What Makes Someone a Stoner?

// July 2, 2017

You may have noticed that not all people bear the same relationship to weed. If you haven’t, it’s probably because you don’t smoke weed. The tired caricature of a barely-lucid, sloth-like under-achiever doesn’t really cut it anymore. As weed becomes integrated into the normal culture, its identity and use value will shift. Common culture understanding will develop a diverse set of profiles used to conceptualize the ‘consistent smokers’ or ‘stoners’ in society. Reconciling the term ‘stoner’  seems imminent as we decide whether to expand the definition or do-away with it altogether.

So what exactly constitutes a stoner? Is it someone who smokes weed every day, multiple times a day, before they sleep, twice a week? It’s not completely clear; consensus is out of reach. I would suggest that a stoner is someone who buys their own weed. That’s one criterion. If you have your own plants or constant supply, you may be a stoner. But this isn’t a wake-up call or anything. If you have a well-organized life, a will to be always present and exist at your highest level and experience life to the fullest extent, you may also be a stoner. People develop their own unique weed routines.

What kind of stoner are you?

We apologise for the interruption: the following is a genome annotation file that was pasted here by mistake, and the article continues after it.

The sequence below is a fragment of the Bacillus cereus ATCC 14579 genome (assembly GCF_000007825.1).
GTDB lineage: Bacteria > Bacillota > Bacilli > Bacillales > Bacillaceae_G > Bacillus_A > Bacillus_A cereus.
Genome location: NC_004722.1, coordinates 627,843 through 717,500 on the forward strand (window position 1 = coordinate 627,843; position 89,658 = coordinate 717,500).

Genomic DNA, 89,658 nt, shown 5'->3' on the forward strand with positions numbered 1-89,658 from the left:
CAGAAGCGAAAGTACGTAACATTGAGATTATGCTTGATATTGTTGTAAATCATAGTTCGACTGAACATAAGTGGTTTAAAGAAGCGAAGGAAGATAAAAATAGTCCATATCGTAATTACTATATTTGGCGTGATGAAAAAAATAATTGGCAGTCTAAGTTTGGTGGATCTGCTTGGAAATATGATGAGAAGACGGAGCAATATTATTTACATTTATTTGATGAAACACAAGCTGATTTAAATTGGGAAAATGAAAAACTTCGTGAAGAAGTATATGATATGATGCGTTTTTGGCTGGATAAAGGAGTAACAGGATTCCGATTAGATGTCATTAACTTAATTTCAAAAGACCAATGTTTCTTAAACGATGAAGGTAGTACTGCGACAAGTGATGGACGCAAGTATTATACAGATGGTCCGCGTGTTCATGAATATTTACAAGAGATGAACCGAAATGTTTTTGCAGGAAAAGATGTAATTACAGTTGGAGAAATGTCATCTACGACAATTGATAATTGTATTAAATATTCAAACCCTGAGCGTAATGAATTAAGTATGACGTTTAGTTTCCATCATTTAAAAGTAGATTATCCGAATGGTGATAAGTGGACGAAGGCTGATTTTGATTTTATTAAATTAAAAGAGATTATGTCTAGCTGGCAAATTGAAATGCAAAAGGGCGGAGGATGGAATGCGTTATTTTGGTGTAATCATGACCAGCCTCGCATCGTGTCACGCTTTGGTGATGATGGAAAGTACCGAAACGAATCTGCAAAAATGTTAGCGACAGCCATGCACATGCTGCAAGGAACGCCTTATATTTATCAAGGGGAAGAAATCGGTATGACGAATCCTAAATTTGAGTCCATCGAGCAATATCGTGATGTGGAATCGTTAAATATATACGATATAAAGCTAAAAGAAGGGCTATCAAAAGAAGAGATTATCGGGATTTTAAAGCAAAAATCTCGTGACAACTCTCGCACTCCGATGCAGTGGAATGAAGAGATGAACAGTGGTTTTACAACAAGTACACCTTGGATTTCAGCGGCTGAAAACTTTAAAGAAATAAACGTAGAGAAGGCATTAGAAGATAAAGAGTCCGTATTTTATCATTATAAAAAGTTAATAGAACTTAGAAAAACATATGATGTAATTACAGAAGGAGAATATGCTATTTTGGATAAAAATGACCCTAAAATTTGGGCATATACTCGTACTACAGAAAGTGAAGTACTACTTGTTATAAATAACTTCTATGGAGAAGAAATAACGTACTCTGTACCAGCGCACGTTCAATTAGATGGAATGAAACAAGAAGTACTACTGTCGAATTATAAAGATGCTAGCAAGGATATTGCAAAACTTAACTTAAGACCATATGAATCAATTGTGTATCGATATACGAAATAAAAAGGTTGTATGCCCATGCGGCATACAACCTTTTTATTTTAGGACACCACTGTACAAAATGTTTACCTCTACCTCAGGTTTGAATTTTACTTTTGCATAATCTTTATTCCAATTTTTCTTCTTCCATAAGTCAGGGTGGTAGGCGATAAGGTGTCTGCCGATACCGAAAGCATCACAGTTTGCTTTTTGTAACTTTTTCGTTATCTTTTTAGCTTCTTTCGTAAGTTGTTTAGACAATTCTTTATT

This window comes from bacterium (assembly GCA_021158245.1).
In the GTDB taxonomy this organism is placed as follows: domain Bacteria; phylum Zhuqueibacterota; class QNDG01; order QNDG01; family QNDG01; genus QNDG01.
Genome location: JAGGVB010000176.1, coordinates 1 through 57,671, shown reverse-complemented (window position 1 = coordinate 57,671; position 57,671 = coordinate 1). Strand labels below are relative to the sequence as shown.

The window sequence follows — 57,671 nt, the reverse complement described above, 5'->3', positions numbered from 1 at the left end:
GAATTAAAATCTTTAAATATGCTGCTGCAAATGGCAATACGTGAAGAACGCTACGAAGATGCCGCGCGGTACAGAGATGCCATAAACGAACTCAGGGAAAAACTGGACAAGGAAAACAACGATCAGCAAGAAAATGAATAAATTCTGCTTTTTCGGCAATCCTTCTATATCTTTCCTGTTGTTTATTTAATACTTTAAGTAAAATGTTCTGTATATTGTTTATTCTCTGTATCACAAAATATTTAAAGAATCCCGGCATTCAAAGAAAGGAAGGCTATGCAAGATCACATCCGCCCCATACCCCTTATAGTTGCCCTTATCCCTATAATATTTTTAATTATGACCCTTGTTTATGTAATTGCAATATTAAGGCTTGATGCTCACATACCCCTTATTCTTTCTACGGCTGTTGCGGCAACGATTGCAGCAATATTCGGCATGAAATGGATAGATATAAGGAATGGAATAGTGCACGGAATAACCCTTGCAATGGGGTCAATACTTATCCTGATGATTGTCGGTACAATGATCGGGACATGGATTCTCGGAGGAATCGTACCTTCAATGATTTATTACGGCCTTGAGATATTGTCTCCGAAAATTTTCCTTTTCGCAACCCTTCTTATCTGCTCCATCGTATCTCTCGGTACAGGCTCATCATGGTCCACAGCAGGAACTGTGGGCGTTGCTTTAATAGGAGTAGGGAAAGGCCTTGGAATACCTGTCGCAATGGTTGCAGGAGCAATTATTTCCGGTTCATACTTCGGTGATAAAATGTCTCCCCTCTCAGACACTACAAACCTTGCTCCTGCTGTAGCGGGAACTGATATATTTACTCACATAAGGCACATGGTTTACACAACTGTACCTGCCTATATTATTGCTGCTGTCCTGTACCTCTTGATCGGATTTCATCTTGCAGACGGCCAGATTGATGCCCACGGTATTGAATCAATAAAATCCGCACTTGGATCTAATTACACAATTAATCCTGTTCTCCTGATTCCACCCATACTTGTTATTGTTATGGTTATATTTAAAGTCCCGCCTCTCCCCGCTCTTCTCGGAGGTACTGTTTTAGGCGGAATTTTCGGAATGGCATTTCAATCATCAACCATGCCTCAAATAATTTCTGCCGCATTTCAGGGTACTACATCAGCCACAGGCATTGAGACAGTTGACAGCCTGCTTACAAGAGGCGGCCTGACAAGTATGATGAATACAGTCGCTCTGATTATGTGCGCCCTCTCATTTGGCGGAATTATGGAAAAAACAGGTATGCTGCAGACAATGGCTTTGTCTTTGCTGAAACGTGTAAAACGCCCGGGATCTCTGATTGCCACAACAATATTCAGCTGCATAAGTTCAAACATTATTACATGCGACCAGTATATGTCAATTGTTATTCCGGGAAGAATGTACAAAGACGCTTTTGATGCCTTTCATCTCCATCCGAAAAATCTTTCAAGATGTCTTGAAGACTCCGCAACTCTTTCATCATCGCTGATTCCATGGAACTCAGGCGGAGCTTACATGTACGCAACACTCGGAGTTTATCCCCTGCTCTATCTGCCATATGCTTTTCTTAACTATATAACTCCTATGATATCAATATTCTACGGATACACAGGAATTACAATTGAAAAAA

As a tool for inner exploration, creativity, presence, or grounding, weed operates in accordance with several things within you. For examples, your intentions interact with your disposition, which interacts with your temperament, which interacts with your personality which interacts with your mood – all of which are dimensions of your being. This is why weed can be utilized in measured amounts and specific times to increase bodily awareness before yoga or sex, stimulate creative expression before writing or painting, or bring you back to your center before venturing outside for a walk. These are not careless acts of escapism. These are carefully constructed moments that required positive intention toward self-understanding and meaningful living. A stoner could just as well be someone looking to avoid responsibility or seeking escape. Balance depends upon knowing that these two possibilities exist. Weed is a tool and must be treated as such. Learning to pair its use with particular circumstances, events, moments and experiences is part of the process of becoming attuned to who you are and all the various levels of thought and action you can occupy. Once you secure a confident self-awareness and a drive to maintain and strengthen this awareness, weed becomes an ever-present extension of your being. And it is. Weed is a plant, and science slowly reveals the unity of all living beings: plants, animals, energy, matter, we can see the way in which natural plant medicine was placed in our environment to guide us back to our original unity. The stoners you knew in highschool might be a dated point of reference. Try looking beyond projections of self-indulgence, laziness, and dysfunction which the stereotypical ‘stoner’ embodies and take a closer look at cultural constructions of value and virtue. The virtuous stoner knows how to be and let be. If you don’t believe me, you should smoke more weed.